How To Make Changes to Your Will
Changing your will is not complicated. There are two options to consider if you want to make changes to your will after you and your witnesses have signed it. (1) You can either make a codicil to your existing will or (2) create a new will. Both will require your signature and the signatures of two witnesses.
In some cases, if the changes you will want to make to your will will be minimal, a codicil is a good option for this scenario.
Now, in most cases, it makes more sense just to make a new will by revoking the old will and creating a new one. This will reduce the potential of any confusion that might occur from having an “add-on” to your will (i.e. extra pages lost or misconstrued). Again, you along with two witnesses would sign it just as you did the first one.
Create a Will Codicil
To create a codicil is simple. Think of a codicil as a legal “P.S.” to your will. You write down what you want to remove or what you want to add to your existing will. Then you along with two witnesses sign it again (as you did with your original will). You then keep it with your will. Upon your death, your will and codicil will be read and interpreted as one. If you are apprehensive about drafting your own codicil, you can always have an experienced Orange County will attorney draft it for you.
Write a New Will
If you have significant or substantial changes that need to be made to a will, writing a new will might be your best option, especially if you plan to make big changes, like substituting beneficiaries, for example. You must include a written statement in your new will that you revoke all previous wills and codicils previously made by you. The old wills and any copies should be destroyed and eliminated to prevent any potential confusion. Again, you don’t necessarily need an attorney to write a new will, but if you have several assets and distributions you would like to make, an estate planning lawyer might make the process more seamless.
Make a Personal Property Memorandum
A personal property memorandum is a document that is separate from your will or trust. It permits you to freely put together a list of your smaller, tangible items such as clothing, jewelry or pieces of art that you intend for a beneficiary. In certain states and circumstances, you can even include vehicles in the memorandum.
In contrast, examples of intangible assets that cannot be included in your personal property memorandum are real estate, money and bank accounts, IOUs, stocks/bonds, and copyrights.
A couple benefits of a personal property memorandum are that it is much easier to update at any time since it does not require you to amend or re-sign your will or trust and it does not have to be witnessed in order to be legally binding. The only requirement is that it typically begins with the following statement (or similar): “I bequeath the following items of tangible personal property to the beneficiaries listed below.”
When to Change a Will
Your will should be updated whenever you feel it’s necessary to do so. It is a good idea to review your estate plans every three to five years, but should you have any major life events occur, such as marriage, children and grandchildren, a death in the family, you might consider making changes to your will.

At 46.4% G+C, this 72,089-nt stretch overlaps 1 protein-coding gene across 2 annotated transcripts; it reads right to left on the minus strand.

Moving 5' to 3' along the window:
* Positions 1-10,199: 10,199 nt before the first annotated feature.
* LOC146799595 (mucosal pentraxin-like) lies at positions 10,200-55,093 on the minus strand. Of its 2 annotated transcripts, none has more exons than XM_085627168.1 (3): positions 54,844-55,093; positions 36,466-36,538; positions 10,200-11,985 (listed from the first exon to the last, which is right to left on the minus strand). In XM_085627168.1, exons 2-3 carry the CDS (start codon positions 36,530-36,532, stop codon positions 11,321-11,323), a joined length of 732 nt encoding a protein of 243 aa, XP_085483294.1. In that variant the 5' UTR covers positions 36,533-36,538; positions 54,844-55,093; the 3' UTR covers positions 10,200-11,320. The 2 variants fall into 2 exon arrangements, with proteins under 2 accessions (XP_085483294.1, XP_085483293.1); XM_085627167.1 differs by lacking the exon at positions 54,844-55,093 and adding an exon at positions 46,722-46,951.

If you are recently married or divorced, it’s time to revisit how your will is written, and most likely, update it. You should find out if you live in a community property or common law state as well.
Any new additions to the family, such as the births of children or grandchildren, would be a good reason to update your will as well as stepchildren, if you remarry and become a blended family.
If a named beneficiary passes away, you should revise your will to either name a new beneficiary or to redistribute inheritances amongst remaining beneficiaries. Additionally, if an appointed executor passes away, you should revise your will and choose another executor to take his or her place. Other major events could include selling or buying real estate, or the purchase or sale of jewelry or art.
Before a Trip
If you are planning an extensive trip, it would be a good idea to review your will and update it, if needed.
Revoking a Will
Revoking a will is an essential part of the process when creating a new will. To revoke a will, you include a written statement in your new will that you revoke all previous wills and codicils previously made by you. The original and any copies of the old will should be destroyed so as to not ever be mistaken for a current will. As with your first will, your new will must be executed and signed according to state law to become the only valid will.
Altering a Will
Altering a will is simple. All you need to do is create and execute a codicil if you need to make a small change to an existing will, (i.e. changing your executor).
What Are the Next Steps After Updating Your Will?
After you have updated your will, you will need to get the proper notarized signature and witnesses to satisfy your state laws and ensure your will is valid.
After all the effort put into your will, the last thing you want to do is lose it! You’ll want to find a home for it, somewhere safe and, if possible, take it a step further, and let someone you trust know where your estate planning documents are located for safekeeping purposes.
Thereafter, you will want to keep your will up-to-date as it is an essential tool in protecting your family and assets once you have departed.